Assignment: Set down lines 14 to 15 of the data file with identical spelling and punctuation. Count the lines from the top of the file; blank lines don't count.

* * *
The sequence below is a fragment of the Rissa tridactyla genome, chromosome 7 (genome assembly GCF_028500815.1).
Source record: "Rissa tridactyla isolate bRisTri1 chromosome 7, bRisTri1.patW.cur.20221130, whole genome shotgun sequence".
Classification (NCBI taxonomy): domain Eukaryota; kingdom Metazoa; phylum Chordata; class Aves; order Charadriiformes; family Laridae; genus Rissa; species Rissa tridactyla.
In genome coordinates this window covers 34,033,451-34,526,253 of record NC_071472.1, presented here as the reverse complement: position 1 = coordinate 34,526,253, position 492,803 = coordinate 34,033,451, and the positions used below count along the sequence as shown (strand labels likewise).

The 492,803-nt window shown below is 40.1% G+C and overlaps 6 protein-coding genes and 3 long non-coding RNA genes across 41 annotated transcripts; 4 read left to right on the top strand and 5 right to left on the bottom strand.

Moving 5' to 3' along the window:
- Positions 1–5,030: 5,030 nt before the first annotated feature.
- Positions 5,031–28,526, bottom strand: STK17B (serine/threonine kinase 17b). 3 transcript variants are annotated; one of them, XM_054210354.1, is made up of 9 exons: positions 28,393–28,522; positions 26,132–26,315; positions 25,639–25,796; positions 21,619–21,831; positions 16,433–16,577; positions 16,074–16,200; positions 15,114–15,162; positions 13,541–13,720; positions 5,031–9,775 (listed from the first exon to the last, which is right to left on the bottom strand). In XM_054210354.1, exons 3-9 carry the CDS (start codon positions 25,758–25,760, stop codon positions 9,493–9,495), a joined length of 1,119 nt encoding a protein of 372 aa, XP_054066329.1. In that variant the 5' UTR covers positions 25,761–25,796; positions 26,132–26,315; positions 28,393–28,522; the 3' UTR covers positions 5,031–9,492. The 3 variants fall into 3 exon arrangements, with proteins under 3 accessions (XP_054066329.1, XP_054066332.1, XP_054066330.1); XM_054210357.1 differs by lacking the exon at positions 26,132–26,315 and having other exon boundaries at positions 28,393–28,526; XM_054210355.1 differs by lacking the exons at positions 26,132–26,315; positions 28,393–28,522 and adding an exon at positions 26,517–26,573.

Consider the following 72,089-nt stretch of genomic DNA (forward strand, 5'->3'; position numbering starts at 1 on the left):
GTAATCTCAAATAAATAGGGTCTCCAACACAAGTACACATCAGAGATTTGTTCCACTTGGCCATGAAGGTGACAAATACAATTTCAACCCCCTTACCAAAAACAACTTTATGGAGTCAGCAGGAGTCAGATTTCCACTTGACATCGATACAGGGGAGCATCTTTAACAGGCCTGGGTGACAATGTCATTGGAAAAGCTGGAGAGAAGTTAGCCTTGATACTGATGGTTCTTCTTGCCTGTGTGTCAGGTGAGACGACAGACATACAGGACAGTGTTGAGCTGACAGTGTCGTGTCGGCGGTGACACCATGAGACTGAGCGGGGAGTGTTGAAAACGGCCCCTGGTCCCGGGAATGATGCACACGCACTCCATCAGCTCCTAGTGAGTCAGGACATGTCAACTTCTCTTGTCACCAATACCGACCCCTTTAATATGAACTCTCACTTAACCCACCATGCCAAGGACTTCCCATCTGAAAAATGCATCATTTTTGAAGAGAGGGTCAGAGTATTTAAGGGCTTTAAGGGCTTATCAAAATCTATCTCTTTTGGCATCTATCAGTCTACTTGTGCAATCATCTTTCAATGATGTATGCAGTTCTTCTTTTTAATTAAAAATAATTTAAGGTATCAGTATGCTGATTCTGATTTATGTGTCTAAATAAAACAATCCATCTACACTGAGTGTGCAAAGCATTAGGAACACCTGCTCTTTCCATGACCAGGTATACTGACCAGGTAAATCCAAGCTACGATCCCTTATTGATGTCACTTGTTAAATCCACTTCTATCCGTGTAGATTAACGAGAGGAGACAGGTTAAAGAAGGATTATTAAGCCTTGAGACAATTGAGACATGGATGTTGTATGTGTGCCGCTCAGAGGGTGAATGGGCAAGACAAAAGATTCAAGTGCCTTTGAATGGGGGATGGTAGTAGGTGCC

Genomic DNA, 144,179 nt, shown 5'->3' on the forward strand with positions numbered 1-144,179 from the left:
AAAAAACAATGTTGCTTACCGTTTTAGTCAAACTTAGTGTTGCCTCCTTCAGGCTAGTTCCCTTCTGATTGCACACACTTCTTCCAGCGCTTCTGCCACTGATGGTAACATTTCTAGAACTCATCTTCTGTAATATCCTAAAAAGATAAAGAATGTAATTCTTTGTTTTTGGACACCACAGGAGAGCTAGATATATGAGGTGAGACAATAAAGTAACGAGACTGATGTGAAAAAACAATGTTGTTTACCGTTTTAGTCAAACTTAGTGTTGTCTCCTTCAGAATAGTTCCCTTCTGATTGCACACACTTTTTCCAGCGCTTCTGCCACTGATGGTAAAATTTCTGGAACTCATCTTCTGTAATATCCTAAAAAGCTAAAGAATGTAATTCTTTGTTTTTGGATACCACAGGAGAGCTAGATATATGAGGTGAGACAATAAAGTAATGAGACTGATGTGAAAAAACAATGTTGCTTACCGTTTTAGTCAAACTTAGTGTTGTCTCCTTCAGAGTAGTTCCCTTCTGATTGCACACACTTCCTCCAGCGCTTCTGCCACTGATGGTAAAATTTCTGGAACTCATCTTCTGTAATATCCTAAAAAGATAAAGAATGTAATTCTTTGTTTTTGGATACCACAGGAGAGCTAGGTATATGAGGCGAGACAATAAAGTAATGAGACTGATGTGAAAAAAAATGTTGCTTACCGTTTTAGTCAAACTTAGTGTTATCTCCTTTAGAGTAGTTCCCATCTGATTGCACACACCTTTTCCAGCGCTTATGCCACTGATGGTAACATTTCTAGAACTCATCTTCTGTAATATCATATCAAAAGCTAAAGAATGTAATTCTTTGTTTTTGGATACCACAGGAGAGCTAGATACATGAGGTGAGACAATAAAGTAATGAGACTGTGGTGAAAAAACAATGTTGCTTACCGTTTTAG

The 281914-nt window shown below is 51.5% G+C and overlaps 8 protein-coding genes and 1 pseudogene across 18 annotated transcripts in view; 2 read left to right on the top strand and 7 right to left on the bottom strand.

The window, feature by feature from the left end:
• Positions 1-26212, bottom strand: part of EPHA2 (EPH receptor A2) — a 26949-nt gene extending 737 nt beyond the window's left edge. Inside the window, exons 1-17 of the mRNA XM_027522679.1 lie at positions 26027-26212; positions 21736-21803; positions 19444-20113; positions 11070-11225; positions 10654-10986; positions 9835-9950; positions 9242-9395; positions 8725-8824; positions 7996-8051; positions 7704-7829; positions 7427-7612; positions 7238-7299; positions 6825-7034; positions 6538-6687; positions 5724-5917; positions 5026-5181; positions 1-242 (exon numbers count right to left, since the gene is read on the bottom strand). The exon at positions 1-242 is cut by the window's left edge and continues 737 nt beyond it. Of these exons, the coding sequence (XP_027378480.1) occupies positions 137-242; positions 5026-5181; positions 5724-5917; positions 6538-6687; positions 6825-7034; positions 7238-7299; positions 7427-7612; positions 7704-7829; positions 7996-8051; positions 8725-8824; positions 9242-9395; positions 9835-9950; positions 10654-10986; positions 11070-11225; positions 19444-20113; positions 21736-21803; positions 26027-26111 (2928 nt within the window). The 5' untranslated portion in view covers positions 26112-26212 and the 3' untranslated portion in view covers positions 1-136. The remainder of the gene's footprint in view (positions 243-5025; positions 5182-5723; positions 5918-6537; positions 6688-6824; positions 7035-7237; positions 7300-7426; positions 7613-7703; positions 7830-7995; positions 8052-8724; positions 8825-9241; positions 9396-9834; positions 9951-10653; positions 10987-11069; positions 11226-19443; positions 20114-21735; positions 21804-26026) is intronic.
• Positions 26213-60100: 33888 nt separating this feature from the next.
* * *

The window, feature by feature from the left end:
• Positions 1-26212, bottom strand: part of EPHA2 (EPH receptor A2) — a 26949-nt gene extending 737 nt beyond the window's left edge. Inside the window, exons 1-17 of the mRNA XM_027522679.1 lie at positions 26027-26212; positions 21736-21803; positions 19444-20113; positions 11070-11225; positions 10654-10986; positions 9835-9950; positions 9242-9395; positions 8725-8824; positions 7996-8051; positions 7704-7829; positions 7427-7612; positions 7238-7299; positions 6825-7034; positions 6538-6687; positions 5724-5917; positions 5026-5181; positions 1-242 (exon numbers count right to left, since the gene is read on the bottom strand). The exon at positions 1-242 is cut by the window's left edge and continues 737 nt beyond it. Of these exons, the coding sequence (XP_027378480.1) occupies positions 137-242; positions 5026-5181; positions 5724-5917; positions 6538-6687; positions 6825-7034; positions 7238-7299; positions 7427-7612; positions 7704-7829; positions 7996-8051; positions 8725-8824; positions 9242-9395; positions 9835-9950; positions 10654-10986; positions 11070-11225; positions 19444-20113; positions 21736-21803; positions 26027-26111 (2928 nt within the window). The 5' untranslated portion in view covers positions 26112-26212 and the 3' untranslated portion in view covers positions 1-136. The remainder of the gene's footprint in view (positions 243-5025; positions 5182-5723; positions 5918-6537; positions 6688-6824; positions 7035-7237; positions 7300-7426; positions 7613-7703; positions 7830-7995; positions 8052-8724; positions 8825-9241; positions 9396-9834; positions 9951-10653; positions 10987-11069; positions 11226-19443; positions 20114-21735; positions 21804-26026) is intronic.